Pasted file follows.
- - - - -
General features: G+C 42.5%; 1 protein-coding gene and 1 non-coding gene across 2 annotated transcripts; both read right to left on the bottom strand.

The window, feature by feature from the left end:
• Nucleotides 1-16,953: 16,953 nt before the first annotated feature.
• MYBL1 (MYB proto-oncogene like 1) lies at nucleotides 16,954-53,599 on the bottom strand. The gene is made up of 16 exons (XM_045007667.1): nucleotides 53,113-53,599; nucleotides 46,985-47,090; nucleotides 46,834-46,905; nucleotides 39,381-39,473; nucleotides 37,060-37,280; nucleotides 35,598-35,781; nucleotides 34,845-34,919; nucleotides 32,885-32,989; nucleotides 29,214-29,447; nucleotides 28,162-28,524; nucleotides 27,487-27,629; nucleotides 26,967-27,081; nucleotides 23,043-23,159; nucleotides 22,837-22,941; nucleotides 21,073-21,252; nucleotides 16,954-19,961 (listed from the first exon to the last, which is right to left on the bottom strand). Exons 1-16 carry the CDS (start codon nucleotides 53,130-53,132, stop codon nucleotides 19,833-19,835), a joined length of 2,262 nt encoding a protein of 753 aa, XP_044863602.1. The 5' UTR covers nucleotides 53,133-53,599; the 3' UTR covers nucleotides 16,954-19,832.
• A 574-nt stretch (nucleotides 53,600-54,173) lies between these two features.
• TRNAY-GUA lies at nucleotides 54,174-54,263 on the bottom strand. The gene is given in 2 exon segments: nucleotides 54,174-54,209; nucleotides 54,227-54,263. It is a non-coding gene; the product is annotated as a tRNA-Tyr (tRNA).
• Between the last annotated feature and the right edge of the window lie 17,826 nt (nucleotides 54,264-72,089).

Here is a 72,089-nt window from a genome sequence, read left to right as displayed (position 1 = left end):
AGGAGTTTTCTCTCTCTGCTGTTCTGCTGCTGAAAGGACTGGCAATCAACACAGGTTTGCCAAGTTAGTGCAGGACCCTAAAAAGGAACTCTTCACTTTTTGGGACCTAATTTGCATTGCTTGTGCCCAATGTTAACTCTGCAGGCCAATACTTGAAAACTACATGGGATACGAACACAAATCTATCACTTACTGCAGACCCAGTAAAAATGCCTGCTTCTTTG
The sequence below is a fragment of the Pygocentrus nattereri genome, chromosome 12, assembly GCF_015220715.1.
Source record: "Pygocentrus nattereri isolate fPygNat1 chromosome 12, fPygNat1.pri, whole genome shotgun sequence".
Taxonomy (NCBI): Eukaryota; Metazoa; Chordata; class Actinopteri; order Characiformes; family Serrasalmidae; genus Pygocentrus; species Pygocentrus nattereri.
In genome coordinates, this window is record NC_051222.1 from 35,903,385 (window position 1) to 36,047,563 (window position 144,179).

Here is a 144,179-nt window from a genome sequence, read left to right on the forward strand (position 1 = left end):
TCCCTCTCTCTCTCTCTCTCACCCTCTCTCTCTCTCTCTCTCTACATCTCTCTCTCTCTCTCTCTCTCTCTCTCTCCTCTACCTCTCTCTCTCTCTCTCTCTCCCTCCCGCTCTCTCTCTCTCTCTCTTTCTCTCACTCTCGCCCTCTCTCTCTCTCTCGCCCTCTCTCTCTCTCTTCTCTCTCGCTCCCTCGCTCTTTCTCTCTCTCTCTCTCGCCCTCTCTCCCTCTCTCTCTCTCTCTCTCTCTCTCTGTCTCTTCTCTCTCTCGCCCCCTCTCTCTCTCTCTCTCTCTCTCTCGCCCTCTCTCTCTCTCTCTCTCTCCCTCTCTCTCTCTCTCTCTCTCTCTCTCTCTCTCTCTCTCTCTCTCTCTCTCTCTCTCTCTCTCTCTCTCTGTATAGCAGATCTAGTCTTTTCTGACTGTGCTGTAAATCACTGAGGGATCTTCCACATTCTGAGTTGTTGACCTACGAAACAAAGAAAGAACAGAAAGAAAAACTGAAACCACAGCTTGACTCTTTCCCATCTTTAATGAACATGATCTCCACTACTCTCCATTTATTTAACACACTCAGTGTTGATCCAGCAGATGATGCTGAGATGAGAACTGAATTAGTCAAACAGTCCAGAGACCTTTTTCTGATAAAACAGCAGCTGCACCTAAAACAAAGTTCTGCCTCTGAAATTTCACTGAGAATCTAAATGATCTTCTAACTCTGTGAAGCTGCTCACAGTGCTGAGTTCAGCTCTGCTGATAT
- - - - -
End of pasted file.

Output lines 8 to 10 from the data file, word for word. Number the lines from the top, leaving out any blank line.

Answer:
Here is a 72,089-nt window from a genome sequence, read left to right as displayed (position 1 = left end):
AGGAGTTTTCTCTCTCTGCTGTTCTGCTGCTGAAAGGACTGGCAATCAACACAGGTTTGCCAAGTTAGTGCAGGACCCTAAAAAGGAACTCTTCACTTTTTGGGACCTAATTTGCATTGCTTGTGCCCAATGTTAACTCTGCAGGCCAATACTTGAAAACTACATGGGATACGAACACAAATCTATCACTTACTGCAGACCCAGTAAAAATGCCTGCTTCTTTG
The sequence below is a fragment of the Pygocentrus nattereri genome, chromosome 12, assembly GCF_015220715.1.